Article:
jeudi 29 juillet 2010

Enbridge : autre accident dans l'Ouest Canadien

First Nations, politicians and Enbridge respond to accident in Douglas Channel

— filed under: , , ,
By Shaun Thomas
The Northern View

The Petersfield sits damaged in waters near Kitimat following an accident in the Douglas Channel last weekend.

An incident involving a 187-metre bulk freighter traveling between Vancouver and Kitimat last weekend shows why the northwest should be leery of allowing tanker traffic in north coast waters, says Skeena – Bulkley Valley MP Nathan Cullen.

The Bahama-registered Petersfield suffered a steering mishap while running at full manoeuvring speed just south of Grant Point, approximately two hours south of Kitimat, resulting in severe damage to the front of the vessel.

“What we know from the Canadian Transportation Safety Board is that the 40,000-ton (dead weight) vessel veered sharply starboard and hit the beach at a depth of 400 metres early Saturday,” said Cullen.

“If that freighter had grounded itself in shallow water, the results could have been far more serious…Had this been an oil tanker with a full payload, it could have been catastrophic,” Cullen said, pointing out ships of the disabled vessel’s tonnage carry tens of thousands of barrels of oil or diesel for propulsion alone.

And North Coast MLA Gary Coons echoed those sentiments.

“It’s a sure wake up call to those who insist that oil tankers are safe on our coast. If we allow supertankers…It’s not a question of if it will happen, it’s a question of when it will happen!”

The incident has also caused concern amongst members of the Village of Hartley Bay, who experienced firsthand what can happen when a large ship sinks in their territory with the sinking of the Queen of the North.

“The Gitga’at are of the sea and we have always known that oil and gas tankers in these waters were a horrible and frightening idea. Hopefully the Petersfield incident will help Canada and the world understand that too,” said spokesperson Cameron Hill.

“This ship was likely being guided by Pacific pilots who are the best navigators and seafarers in the entire world. But even with them onboard and other sophisticated safety precautions, these shippingaccidents still occur. Mechanical failure or human error, the outcomes are the same for our culture and our territory."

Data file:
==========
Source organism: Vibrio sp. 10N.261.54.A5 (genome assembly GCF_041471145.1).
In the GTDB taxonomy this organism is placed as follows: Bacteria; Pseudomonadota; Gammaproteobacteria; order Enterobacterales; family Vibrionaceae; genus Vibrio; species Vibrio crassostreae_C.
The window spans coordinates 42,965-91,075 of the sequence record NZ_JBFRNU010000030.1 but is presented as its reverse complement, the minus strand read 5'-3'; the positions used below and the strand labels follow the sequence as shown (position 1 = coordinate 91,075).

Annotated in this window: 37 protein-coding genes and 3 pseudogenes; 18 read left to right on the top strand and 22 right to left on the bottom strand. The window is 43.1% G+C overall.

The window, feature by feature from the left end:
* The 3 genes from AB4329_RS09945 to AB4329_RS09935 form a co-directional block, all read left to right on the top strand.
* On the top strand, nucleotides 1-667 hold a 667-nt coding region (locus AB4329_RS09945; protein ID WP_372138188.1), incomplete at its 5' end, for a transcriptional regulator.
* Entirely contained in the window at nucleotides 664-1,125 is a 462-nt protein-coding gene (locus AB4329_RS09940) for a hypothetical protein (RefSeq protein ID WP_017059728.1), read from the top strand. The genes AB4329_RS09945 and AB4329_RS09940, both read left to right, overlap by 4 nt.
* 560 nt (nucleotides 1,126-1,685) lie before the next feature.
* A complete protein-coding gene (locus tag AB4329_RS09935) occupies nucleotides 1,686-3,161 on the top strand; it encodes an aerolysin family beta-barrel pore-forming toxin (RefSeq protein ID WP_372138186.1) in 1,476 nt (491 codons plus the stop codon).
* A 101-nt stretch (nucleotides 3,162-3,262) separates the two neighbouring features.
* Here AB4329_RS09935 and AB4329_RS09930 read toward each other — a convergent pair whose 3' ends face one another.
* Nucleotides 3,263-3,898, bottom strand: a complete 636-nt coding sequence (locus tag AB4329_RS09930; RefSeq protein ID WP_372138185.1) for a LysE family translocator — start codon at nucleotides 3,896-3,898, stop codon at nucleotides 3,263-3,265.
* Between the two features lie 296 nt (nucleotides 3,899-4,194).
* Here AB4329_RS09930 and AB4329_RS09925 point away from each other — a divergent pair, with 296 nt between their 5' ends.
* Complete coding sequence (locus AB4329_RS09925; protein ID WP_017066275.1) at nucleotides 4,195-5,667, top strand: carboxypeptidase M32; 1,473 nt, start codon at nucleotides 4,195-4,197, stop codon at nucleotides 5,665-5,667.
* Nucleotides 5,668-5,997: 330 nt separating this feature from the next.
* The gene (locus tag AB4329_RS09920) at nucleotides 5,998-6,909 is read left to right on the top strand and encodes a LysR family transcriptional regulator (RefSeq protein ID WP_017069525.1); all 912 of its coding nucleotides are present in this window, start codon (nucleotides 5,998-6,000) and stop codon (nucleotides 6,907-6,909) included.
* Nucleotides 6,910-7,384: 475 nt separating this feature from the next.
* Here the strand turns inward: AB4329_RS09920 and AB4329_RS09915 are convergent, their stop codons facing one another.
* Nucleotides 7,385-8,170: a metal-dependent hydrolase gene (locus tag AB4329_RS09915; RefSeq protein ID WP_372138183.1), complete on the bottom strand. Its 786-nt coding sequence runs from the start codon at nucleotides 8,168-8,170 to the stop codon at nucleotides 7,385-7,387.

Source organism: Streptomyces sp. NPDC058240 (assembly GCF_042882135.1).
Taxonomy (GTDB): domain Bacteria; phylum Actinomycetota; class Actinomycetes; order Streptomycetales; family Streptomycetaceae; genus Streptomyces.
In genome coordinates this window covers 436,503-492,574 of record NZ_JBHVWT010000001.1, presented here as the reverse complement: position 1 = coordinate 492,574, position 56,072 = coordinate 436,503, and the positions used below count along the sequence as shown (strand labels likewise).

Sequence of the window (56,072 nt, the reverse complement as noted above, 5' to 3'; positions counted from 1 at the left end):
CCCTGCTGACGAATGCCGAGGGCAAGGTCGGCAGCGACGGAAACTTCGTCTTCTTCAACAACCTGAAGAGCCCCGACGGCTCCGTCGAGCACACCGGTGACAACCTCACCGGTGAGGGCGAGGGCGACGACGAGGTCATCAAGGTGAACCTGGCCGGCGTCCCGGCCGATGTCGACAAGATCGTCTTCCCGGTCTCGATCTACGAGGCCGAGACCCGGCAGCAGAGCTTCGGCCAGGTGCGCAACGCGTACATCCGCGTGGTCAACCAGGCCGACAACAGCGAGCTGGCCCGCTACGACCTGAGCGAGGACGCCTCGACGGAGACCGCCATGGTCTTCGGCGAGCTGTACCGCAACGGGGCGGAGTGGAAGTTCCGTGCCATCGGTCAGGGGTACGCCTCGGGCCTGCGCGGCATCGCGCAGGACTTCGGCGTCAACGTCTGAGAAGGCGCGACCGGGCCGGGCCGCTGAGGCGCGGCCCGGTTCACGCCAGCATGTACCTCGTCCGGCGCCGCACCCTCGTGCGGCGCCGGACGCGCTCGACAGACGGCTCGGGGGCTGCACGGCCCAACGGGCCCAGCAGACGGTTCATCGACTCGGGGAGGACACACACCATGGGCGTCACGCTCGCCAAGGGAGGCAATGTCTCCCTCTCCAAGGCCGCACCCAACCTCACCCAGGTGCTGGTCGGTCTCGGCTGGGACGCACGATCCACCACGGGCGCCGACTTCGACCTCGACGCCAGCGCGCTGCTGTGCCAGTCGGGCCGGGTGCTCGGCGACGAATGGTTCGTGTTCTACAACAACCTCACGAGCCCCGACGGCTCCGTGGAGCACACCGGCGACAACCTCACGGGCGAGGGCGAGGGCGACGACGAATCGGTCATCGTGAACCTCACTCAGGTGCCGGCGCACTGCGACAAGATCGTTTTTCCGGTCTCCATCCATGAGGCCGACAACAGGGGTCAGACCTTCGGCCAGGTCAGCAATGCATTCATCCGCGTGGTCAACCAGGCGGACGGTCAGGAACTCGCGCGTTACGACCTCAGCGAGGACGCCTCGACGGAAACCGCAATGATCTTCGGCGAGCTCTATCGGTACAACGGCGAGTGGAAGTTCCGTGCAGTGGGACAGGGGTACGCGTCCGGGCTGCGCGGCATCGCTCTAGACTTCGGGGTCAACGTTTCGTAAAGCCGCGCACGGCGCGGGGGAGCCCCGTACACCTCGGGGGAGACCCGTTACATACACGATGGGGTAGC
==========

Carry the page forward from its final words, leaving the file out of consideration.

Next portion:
“This ship was likely being guided by Pacific pilots who are the best navigators and seafarers in the entire world. But even with them onboard and other sophisticated safety precautions, these shipping accidents still occur. Mechanical failure or human error, the outcomes are the same for our culture and our territory. The oil spills over

our Elders, our children, our Spirit bears and killer whales,” added Hereditary chief Ernie Hill.

Cullen noted that the incident took place on the proposed route of tankers that would use the Enbridge Gateway pipeline, which would transport 700,000 barrels of oil and condensate between Alberta and Kitimat requiring about 225 ships yearly, and the Gitga’at of Hartley Bay note that those ships would actually be larger than the infamous Exxon Valdez. However, Enbridge VP of Public and Government Affairs Steve Greenaway said it is important to note that there are significant differences between the ship and the process that was in place with the Petersfield accident and what would be in place should the proposed terminal in Kitimat become a reality.

“The biggest difference is that there would be an escort tug tethered to the tanker and its purpose would be to step in should an incident similar to this one occur…We have simulated the size of the ship in probably the top simulator available and simulated an incident similar to what we believe occurred here, and in all simulations it proved that the escort tug could maneuver the tanker in this situation. The tethered tug model isn’t going to be cheap, but it is absolutely critical and we wouldn’t consider moving tankers up the Douglas Channel without that,” he said.

Other differences would be double hull tankers and independent vetting of the ships that would be eligible to use the terminal, looking at things such as safety record of the ship and the crew and the age of the ship.

“This does reinforce what we are saying, which is that there is currently risk to the coast from current actions. There is a sense out there that there are no tankers…What we need to speak about is the first response capability on the coast. We would be investing over $100 million in first response capabilities,” said Greenaway.

And despite the accident Cullen noted that the message he has been getting from municipalities isn’t necessarily one opposing energy-based developments.

“Coincidentally, I just spent the weekend with over 25 community leaders from across the northwest who all agreed on the need for energy projects that strengthen our economy while respecting our northwest values and ecosystems.”

Investigations into the incident by both the Transportation Safety Board and Canadian Marine Pilots’ Association are underway. Ironically, the incident took place the weekend before a major international exercise to address an oil spill on the North Coast took place in Prince Rupert.

Read the original story

Rapport de polaris institute sur Enbridge

Polaris Institute statement regarding Enbrige's Michigan oil spill

Posted: July 28, 2010
source info web :

The news of an Enbridge pipeline spilling 20,000 barrels (3 million litres) of crude oil from the Alberta tar sands into a tributary of Lake Michigan is disturbing, but sadly not surprising.